Mourning the Death of a Muckraker in Malta
Beer in Marsascala
In Malta, everyone will probably remember where they were when they heard that investigative journalist Daphne Caruana Galizia was assassinated. She was killed on Monday, shortly after leaving home, when her white Peugeot 108 exploded. Her son, Matthew, was still at home; he heard the explosion and tried to save her. She was 53.
I was at a pub in the resort town of Marsascala, enjoying a pint of Kilkenny with a journalist friend. We were just at that moment discussing Caruana Galizia when I got a call from my wife telling me that friends were messaging her with the news. I didn’t believe it; I told her it couldn’t be true. But after putting my phone down, I overheard snippets of conversation from the next table, stuff like: “if you live by the sword…” I knew then that it was true. When my shocked friend confirmed the news on her smartphone, it was just a formality.
I first met Caruana Galizia 26 years ago, when I wrote her a letter asking her whether she would write a short note for my second personal exhibition of drawings. That led to her introducing me to newspaper cartooning, something I’ve done ever since. Incredibly, for a small place like Malta, I had only run into her once since then—about two months ago at a local trattoria.
Caruana Galizia was both lionized and hated in polarized Malta. She was a merciless critic of Malta’s ruling Labour government, in particular the two government personalities involved in the Panama Papers scandal, both of whom refused to step down, and both of whom enjoyed the continued support of the prime minister, Joseph Muscat. But she was also scathing about Malta’s main opposition party, and its new leader in particular, whom she accused of having financial links to a brothel in London’s Soho.
The current Labour government was re-elected earlier this year after a snap election, called as a vote of confidence after Caruana Galizia published stories about the prime minister’s wife taking kickbacks from Azerbaijan’s ruling family and stashing the cash in a secret Panama account.
Under this government, Malta has experienced rapid growth. A building boom has been fuelled by skyrocketing rental rates and the need to accommodate an influx of foreign workers. The other side of that coin has been a withering of national institutions, scandals involving government ministers, shady deals with Azerbaijan, and the sale of Maltese passports under the so-called Individual Investor Program, while Malta-born citizens are denied the right to know who their new compatriots are.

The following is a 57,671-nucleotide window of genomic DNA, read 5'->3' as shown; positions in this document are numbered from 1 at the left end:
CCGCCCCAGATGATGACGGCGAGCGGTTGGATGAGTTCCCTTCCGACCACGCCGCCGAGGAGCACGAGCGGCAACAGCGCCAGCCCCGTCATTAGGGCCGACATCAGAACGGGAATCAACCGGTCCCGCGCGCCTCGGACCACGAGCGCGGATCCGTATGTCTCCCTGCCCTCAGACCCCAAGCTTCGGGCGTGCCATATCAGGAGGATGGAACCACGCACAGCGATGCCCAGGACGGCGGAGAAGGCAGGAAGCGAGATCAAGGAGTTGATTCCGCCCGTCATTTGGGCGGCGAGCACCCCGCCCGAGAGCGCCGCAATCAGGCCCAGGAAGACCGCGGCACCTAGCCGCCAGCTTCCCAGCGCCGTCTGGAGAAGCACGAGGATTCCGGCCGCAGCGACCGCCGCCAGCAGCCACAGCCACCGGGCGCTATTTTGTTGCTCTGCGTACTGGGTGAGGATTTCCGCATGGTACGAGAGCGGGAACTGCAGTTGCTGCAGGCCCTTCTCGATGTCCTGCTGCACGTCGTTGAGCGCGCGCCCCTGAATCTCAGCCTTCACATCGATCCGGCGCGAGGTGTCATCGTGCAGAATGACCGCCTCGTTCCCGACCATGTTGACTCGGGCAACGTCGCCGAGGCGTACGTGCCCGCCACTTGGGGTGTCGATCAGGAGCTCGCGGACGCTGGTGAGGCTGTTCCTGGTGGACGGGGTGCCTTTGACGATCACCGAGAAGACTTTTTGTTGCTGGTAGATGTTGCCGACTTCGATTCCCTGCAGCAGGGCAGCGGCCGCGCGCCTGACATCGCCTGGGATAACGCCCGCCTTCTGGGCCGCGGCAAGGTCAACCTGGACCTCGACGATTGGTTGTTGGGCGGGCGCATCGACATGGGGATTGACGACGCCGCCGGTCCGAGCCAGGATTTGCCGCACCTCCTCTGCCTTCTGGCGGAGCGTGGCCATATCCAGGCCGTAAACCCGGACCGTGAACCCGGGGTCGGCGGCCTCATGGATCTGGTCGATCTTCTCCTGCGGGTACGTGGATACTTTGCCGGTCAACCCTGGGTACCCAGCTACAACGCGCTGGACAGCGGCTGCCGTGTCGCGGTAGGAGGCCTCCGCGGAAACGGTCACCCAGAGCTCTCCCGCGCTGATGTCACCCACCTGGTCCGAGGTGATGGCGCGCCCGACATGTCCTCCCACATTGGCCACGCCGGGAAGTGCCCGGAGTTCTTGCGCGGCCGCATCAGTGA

This is the first time a journalist has been assassinated on the island. Malta is in shock. The nature of the assassination was brutal, even for Malta, where car-bomb murders happen from time to time.
The last words Caruana Galizia wrote on her blog before she was killed have been spray-painted on a wall in Malta.
Most friends I have been talking to are confused, and still can’t quite believe it. The assassination was no doubt a professional job, perhaps pointing to hired, imported hitmen. The motive is still unclear. Caruana Galizia had made many enemies over the years, but the general feeling is that no Maltese would really have gone this far. People are speculating that the murder might have been ordered from outside. There are whispers that she was about to break new stories involving international crime rings.
All this is happening in a vacuum. Information about the murder has been scant, and in the days after Malta’s highest-profile assassination, the Commissioner of Police—regarded by many as an incompetent stooge—was notable only for his silence on the matter. The police finally called a press conference on Thursday evening, but answered no questions. The prime minister has gone on record to say the FBI and Dutch experts will be joining local investigating forces, which only reinforces the locals’ poor perception of the police. A police sergeant’s Facebook post celebrating her death hasn’t helped.
There is also a feeling that, as with other brutal crimes in Malta, this one will remain unsolved, and forgotten after the international spotlight moves away.
After we heard the horrible news, we finished our drinks in a hurry and, perhaps unforgivably, failed to toast the memory of a very brave woman. All I remember saying to my journalist friend was: “Fuck! And I have to do a cartoon about this next Sunday?”